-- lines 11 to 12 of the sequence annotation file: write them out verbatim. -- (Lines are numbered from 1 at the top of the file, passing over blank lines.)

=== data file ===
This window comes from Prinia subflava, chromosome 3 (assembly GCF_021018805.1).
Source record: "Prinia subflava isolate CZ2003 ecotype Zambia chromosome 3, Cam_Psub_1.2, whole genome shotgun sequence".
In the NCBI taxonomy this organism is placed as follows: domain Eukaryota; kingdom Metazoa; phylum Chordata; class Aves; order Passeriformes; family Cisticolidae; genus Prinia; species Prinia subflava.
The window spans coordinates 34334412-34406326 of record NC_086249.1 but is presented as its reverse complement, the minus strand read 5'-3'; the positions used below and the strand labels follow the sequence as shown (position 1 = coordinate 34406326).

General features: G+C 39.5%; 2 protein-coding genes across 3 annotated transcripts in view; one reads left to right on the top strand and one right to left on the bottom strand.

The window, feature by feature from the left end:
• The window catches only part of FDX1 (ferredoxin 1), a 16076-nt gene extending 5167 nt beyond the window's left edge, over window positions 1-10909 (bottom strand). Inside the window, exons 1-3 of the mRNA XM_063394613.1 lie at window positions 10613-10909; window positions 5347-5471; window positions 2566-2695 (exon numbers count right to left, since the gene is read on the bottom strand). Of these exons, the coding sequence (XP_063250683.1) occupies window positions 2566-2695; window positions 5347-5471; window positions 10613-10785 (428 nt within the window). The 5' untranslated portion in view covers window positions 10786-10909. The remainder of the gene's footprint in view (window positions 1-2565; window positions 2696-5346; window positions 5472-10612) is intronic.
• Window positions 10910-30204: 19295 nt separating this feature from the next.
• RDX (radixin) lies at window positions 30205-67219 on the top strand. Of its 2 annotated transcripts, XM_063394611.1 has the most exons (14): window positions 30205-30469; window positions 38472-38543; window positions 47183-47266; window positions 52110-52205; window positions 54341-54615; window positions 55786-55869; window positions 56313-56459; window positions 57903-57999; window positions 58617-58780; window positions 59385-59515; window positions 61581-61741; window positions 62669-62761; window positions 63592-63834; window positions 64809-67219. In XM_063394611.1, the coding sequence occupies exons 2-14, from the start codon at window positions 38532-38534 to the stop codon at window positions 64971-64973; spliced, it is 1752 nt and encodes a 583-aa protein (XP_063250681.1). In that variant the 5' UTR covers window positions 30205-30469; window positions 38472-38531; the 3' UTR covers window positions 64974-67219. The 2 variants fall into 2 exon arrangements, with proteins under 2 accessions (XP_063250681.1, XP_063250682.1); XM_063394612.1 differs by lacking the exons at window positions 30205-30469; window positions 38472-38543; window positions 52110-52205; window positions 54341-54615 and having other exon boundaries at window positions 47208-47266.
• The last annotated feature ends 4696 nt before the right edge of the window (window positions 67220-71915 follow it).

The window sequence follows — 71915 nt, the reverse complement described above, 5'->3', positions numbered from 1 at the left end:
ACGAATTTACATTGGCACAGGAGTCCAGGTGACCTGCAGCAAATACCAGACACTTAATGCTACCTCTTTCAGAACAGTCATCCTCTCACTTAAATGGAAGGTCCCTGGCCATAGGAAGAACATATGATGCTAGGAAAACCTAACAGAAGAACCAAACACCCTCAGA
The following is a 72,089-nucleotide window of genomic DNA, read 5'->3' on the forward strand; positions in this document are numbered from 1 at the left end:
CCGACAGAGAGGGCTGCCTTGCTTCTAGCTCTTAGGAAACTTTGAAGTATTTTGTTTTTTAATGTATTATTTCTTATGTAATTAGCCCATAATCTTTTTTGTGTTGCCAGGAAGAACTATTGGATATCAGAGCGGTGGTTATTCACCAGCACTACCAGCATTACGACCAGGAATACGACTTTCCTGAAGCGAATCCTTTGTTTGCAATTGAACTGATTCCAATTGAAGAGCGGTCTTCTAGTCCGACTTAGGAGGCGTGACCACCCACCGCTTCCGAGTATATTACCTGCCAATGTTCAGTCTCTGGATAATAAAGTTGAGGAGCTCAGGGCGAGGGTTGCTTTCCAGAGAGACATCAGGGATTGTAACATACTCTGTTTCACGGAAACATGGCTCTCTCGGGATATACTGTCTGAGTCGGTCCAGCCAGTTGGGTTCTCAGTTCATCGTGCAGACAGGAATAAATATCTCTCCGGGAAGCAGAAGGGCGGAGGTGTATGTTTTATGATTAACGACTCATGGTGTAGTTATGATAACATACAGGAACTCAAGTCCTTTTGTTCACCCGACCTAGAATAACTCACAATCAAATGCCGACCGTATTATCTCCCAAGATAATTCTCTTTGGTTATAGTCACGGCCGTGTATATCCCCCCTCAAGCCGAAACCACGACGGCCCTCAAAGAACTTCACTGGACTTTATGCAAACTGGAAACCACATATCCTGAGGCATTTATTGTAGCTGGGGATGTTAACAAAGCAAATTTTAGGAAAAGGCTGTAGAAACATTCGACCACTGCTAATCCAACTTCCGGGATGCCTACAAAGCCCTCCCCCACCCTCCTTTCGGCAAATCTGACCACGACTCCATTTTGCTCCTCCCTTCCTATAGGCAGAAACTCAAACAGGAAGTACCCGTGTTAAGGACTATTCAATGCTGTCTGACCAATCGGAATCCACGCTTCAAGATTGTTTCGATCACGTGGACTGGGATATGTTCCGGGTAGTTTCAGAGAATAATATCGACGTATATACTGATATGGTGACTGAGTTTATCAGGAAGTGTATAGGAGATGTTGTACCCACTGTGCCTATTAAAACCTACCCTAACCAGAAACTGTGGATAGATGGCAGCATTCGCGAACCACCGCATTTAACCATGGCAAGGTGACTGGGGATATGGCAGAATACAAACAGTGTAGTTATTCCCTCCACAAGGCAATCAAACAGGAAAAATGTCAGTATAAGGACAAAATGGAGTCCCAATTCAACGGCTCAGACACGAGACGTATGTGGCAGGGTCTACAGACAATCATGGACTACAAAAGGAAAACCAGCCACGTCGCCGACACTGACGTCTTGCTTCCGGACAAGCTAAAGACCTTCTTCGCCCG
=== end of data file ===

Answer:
The window sequence follows — 71915 nt, the reverse complement described above, 5'->3', positions numbered from 1 at the left end:
ACGAATTTACATTGGCACAGGAGTCCAGGTGACCTGCAGCAAATACCAGACACTTAATGCTACCTCTTTCAGAACAGTCATCCTCTCACTTAAATGGAAGGTCCCTGGCCATAGGAAGAACATATGATGCTAGGAAAACCTAACAGAAGAACCAAACACCCTCAGA